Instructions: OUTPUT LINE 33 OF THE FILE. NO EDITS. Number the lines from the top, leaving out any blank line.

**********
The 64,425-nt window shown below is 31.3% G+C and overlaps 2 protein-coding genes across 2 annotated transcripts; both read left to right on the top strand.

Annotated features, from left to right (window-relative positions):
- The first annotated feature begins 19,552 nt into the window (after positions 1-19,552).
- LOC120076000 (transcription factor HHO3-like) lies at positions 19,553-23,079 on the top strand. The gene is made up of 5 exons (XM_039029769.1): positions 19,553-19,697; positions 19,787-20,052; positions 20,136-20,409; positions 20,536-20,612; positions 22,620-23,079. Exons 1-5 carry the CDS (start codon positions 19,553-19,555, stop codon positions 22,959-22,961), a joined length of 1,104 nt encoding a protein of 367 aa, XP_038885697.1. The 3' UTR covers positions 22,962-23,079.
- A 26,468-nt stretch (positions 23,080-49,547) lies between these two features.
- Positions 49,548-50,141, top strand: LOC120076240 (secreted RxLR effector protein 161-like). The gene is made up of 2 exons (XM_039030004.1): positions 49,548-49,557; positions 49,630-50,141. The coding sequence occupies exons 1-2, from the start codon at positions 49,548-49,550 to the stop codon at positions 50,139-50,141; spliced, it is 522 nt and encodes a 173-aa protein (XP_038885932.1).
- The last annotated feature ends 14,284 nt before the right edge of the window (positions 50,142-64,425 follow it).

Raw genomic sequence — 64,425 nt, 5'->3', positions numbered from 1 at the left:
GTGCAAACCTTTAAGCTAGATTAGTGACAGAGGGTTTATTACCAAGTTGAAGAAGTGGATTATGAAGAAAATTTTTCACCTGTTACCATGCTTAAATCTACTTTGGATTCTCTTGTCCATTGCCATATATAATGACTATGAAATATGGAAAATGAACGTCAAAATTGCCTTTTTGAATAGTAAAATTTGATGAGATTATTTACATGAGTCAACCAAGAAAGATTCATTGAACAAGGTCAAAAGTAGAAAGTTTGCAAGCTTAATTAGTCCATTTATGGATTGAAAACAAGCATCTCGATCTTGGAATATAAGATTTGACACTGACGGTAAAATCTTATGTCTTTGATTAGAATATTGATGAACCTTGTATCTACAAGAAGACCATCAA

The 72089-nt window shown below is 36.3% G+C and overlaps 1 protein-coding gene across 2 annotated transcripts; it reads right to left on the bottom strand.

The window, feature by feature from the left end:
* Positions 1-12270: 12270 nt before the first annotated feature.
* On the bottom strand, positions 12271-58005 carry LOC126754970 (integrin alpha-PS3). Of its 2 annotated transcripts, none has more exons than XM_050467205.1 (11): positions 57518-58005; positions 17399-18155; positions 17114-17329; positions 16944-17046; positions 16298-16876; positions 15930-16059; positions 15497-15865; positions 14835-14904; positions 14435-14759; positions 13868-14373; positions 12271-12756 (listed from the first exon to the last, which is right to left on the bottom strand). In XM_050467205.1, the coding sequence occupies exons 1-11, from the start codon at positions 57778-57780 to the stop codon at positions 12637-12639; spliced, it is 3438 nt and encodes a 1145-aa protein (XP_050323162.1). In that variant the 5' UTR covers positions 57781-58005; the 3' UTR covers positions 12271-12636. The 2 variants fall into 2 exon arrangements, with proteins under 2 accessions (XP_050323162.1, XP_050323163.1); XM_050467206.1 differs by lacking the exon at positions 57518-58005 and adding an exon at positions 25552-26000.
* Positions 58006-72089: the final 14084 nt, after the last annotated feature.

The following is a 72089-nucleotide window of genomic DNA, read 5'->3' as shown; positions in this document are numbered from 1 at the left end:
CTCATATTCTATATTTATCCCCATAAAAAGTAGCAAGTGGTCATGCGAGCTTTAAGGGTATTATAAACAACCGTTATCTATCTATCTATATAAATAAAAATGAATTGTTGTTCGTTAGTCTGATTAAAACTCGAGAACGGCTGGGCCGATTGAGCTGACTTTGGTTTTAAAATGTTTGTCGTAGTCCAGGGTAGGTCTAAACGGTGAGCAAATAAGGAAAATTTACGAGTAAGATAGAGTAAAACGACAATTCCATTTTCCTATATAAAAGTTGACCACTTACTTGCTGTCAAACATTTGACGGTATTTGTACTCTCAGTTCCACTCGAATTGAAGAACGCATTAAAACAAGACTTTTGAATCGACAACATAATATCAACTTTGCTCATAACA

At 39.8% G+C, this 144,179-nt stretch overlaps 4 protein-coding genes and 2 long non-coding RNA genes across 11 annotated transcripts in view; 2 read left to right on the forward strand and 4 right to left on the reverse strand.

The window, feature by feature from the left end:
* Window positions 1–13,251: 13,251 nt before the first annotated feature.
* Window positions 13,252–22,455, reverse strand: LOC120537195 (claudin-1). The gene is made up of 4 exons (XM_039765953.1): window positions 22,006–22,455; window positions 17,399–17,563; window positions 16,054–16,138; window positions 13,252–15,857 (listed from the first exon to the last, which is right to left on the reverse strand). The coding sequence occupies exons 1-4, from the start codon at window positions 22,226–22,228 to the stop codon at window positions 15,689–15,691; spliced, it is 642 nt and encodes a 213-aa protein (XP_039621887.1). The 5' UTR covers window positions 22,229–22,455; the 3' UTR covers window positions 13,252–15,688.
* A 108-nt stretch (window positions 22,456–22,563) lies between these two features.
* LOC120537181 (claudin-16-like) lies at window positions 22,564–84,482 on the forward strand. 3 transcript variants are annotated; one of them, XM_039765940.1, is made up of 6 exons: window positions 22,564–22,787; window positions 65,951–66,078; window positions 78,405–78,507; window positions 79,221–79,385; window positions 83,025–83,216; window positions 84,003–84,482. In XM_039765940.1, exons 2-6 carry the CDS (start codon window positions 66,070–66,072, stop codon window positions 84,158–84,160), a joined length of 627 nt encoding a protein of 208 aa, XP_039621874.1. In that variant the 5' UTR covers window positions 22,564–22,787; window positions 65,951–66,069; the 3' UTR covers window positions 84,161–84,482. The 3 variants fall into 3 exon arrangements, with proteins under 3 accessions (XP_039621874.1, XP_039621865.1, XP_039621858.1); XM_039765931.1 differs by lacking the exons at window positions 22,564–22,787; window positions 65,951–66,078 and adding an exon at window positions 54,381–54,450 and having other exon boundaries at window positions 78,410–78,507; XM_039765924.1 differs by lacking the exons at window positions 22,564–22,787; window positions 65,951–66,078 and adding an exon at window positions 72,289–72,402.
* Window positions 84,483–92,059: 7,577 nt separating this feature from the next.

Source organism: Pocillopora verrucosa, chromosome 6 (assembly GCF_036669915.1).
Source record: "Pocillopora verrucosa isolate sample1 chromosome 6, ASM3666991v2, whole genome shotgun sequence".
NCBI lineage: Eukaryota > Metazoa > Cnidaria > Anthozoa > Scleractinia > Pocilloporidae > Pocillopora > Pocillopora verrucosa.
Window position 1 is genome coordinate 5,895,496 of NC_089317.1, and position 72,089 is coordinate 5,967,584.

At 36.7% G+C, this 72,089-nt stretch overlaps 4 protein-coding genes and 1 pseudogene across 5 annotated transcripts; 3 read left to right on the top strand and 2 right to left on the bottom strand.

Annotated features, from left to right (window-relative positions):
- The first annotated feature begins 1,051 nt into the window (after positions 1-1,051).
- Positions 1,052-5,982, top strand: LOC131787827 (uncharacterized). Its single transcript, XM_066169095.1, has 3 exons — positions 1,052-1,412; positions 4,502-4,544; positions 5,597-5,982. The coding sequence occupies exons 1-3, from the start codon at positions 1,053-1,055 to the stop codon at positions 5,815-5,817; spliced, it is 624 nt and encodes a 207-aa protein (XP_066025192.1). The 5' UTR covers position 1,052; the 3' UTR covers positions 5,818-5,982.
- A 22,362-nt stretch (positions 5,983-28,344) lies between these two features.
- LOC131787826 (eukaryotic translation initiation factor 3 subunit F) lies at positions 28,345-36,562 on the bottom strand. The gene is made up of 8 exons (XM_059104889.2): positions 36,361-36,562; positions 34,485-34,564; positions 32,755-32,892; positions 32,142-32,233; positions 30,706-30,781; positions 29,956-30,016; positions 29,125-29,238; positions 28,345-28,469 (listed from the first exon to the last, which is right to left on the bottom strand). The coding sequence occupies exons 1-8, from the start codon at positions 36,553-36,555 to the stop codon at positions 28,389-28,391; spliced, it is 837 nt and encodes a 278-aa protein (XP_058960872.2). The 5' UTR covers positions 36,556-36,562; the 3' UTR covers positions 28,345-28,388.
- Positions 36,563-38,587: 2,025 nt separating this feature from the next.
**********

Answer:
- LOC131787826 (eukaryotic translation initiation factor 3 subunit F) lies at positions 28,345-36,562 on the bottom strand. The gene is made up of 8 exons (XM_059104889.2): positions 36,361-36,562; positions 34,485-34,564; positions 32,755-32,892; positions 32,142-32,233; positions 30,706-30,781; positions 29,956-30,016; positions 29,125-29,238; positions 28,345-28,469 (listed from the first exon to the last, which is right to left on the bottom strand). The coding sequence occupies exons 1-8, from the start codon at positions 36,553-36,555 to the stop codon at positions 28,389-28,391; spliced, it is 837 nt and encodes a 278-aa protein (XP_058960872.2). The 5' UTR covers positions 36,556-36,562; the 3' UTR covers positions 28,345-28,388.